One would think that a diagnosis of cancer is all a smoker needs in order to be motivated to quit. Unfortunately, in many cases this logic would be wrong. Although smoking is responsible for one-third of all cancer deaths, one-half to four-fifths of cancer patients who smoke continue to do so after diagnosis.
As Sonia Duffy, PhD, and colleagues report in a recent review, cancer patients who smoke confront even more barriers to quitting than other smokers. “I think what surprised me when I did the review,” Duffy said, “was the multitude of issues that cancer patients face, and that there are so many variables affecting why they don’t get treatment, and if they do get treatment, why they may not respond. Nicotine addiction, health issues, emotional issues, psychological issues and system level issues are all in the way.” Cancer patients who are unmarried, uninsured, or depressed are particularly likely not to quit.
Unfortunately, cancer patients who smoke often do not get the push they need from their physicians: most oncologists provide no smoking interventions other than advising patients to quit. Oncology nurses, however, may be better positioned to help patients stop smoking. As Duffy et al point out, oncology nurses are skilled educators who have access to patients and considerably more time available than oncologists to offer psychosocial interventions. Additionally, a systematic review of clinical trials found that high-intensity interventions provided by nurses who are directly involved in patient care significantly increases the likelihood of a patient quitting.
Targeting education on tobacco use to a cancer patient’s immediate situation is more effective than providing general information about the health hazards of smoking. Everyone knows that smoking is bad for health, but many are unaware that smoking reduces the effectiveness of cancer treatment, increases the risk of cancer recurrence and secondary cancer, and shortens survival.
Hospitalization is an ideal time to provide smoking cessation intervention because patients may be more motivated while undergoing treatment, are monitored and less liable to skip intervention sessions, and may have temporarily quit because of hospital smoking policy. Intervention programs that begin in the hospital and follow patients for at least a month after discharge have been shown to improve rates of smoking cessation 1 year later. In-hospital stop-smoking programs may be particularly effective in surgical patients.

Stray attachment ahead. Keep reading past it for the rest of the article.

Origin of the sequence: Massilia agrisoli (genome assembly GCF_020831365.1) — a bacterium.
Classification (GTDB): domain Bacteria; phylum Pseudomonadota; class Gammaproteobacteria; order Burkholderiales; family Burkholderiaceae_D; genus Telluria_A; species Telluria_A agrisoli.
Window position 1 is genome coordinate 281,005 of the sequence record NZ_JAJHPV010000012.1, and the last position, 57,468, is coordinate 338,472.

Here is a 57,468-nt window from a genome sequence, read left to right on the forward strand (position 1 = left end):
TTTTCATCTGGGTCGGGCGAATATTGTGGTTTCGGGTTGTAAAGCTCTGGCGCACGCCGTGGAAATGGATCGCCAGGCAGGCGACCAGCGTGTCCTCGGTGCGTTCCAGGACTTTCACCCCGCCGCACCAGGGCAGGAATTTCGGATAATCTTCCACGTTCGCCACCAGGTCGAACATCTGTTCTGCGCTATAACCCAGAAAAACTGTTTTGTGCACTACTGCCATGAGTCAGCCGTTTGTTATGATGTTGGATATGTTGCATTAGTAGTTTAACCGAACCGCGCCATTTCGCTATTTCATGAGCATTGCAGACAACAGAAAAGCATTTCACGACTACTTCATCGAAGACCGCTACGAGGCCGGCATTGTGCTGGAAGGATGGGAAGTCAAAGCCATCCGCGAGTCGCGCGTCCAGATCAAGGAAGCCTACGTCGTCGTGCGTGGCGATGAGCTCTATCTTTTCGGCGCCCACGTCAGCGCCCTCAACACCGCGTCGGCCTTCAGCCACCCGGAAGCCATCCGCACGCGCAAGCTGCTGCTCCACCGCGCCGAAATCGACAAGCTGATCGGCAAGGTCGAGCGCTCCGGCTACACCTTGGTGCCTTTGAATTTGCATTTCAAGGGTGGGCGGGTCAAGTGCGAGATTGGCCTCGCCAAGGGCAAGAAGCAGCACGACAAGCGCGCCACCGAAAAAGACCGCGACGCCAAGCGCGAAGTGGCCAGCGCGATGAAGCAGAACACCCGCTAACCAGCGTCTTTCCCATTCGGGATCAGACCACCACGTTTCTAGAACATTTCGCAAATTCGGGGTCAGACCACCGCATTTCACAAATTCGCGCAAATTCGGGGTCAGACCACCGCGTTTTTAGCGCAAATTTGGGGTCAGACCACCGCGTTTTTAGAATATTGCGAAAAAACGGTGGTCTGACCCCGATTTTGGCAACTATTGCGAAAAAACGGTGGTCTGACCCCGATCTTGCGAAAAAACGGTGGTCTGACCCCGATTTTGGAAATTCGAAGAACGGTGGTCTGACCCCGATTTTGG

Community-based programs have also shown some success in helping people who want to quit smoking. Many states have 1-800-QUIT-NOW helplines, which have been shown to significantly improve smoking cessation rates in a real-world setting for periods up to a year, and the American Cancer Society offers a web-based Guide to Quitting Smoking.
Duffy et al offer specific advice to providers to help patients stop smoking. The key educational moment for cancer patients is immediately after their diagnosis. Many patients may assume that because they have cancer, there is little point to their quitting. Teaching them about the improved treatment outcomes, especially improved survival, that they may achieve if they quit smoking can help provide the motivation they lack. Patients with little confidence of success in quitting, and patients who are overconfident that they can quit on their own, should be referred to smoking cessation programs. Interventions should focus on identifying smoking triggers, preparing for high-risk situations, managing withdrawal and quitting-related stress, and setting a quit date. All patients should be evaluated for drug therapy, including nicotine replacement, bupropion, and varenicline, although each drug has contraindications to consider. Regular follow-up, either with the patient’s provider or through a telephone helpline, is essential. If possible, the patient’s family should be part of the process, and encouraged to quit if they too smoke.
Readers, we want to hear from you!
- Do you provide smoking cessation advice to patients?
- Have you been successful in helping patients quit smoking?